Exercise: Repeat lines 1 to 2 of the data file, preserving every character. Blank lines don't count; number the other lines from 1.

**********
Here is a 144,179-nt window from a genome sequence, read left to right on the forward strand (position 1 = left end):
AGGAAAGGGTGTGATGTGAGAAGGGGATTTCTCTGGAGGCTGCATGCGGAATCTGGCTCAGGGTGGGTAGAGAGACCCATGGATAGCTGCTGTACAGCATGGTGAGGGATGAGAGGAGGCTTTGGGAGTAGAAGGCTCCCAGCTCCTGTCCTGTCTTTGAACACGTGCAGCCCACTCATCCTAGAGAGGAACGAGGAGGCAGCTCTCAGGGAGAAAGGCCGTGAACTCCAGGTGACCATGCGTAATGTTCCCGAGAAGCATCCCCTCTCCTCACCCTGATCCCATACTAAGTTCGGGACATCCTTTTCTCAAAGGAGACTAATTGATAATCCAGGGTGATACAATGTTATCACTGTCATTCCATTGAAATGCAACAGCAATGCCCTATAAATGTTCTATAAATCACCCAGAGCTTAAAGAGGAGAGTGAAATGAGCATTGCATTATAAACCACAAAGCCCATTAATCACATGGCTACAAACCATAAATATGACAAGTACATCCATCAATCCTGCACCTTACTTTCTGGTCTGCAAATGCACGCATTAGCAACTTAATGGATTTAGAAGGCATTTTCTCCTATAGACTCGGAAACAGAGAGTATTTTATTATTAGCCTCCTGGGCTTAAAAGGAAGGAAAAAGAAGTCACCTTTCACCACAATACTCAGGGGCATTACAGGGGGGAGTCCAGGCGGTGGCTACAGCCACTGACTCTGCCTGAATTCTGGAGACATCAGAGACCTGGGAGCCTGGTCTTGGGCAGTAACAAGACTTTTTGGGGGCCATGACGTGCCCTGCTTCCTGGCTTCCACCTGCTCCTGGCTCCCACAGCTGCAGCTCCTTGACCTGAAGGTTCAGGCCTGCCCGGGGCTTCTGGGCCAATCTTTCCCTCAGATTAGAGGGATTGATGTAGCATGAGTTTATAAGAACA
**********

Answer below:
Here is a 144,179-nt window from a genome sequence, read left to right on the forward strand (position 1 = left end):
AGGAAAGGGTGTGATGTGAGAAGGGGATTTCTCTGGAGGCTGCATGCGGAATCTGGCTCAGGGTGGGTAGAGAGACCCATGGATAGCTGCTGTACAGCATGGTGAGGGATGAGAGGAGGCTTTGGGAGTAGAAGGCTCCCAGCTCCTGTCCTGTCTTTGAACACGTGCAGCCCACTCATCCTAGAGAGGAACGAGGAGGCAGCTCTCAGGGAGAAAGGCCGTGAACTCCAGGTGACCATGCGTAATGTTCCCGAGAAGCATCCCCTCTCCTCACCCTGATCCCATACTAAGTTCGGGACATCCTTTTCTCAAAGGAGACTAATTGATAATCCAGGGTGATACAATGTTATCACTGTCATTCCATTGAAATGCAACAGCAATGCCCTATAAATGTTCTATAAATCACCCAGAGCTTAAAGAGGAGAGTGAAATGAGCATTGCATTATAAACCACAAAGCCCATTAATCACATGGCTACAAACCATAAATATGACAAGTACATCCATCAATCCTGCACCTTACTTTCTGGTCTGCAAATGCACGCATTAGCAACTTAATGGATTTAGAAGGCATTTTCTCCTATAGACTCGGAAACAGAGAGTATTTTATTATTAGCCTCCTGGGCTTAAAAGGAAGGAAAAAGAAGTCACCTTTCACCACAATACTCAGGGGCATTACAGGGGGGAGTCCAGGCGGTGGCTACAGCCACTGACTCTGCCTGAATTCTGGAGACATCAGAGACCTGGGAGCCTGGTCTTGGGCAGTAACAAGACTTTTTGGGGGCCATGACGTGCCCTGCTTCCTGGCTTCCACCTGCTCCTGGCTCCCACAGCTGCAGCTCCTTGACCTGAAGGTTCAGGCCTGCCCGGGGCTTCTGGGCCAATCTTTCCCTCAGATTAGAGGGATTGATGTAGCATGAGTTTATAAGAACA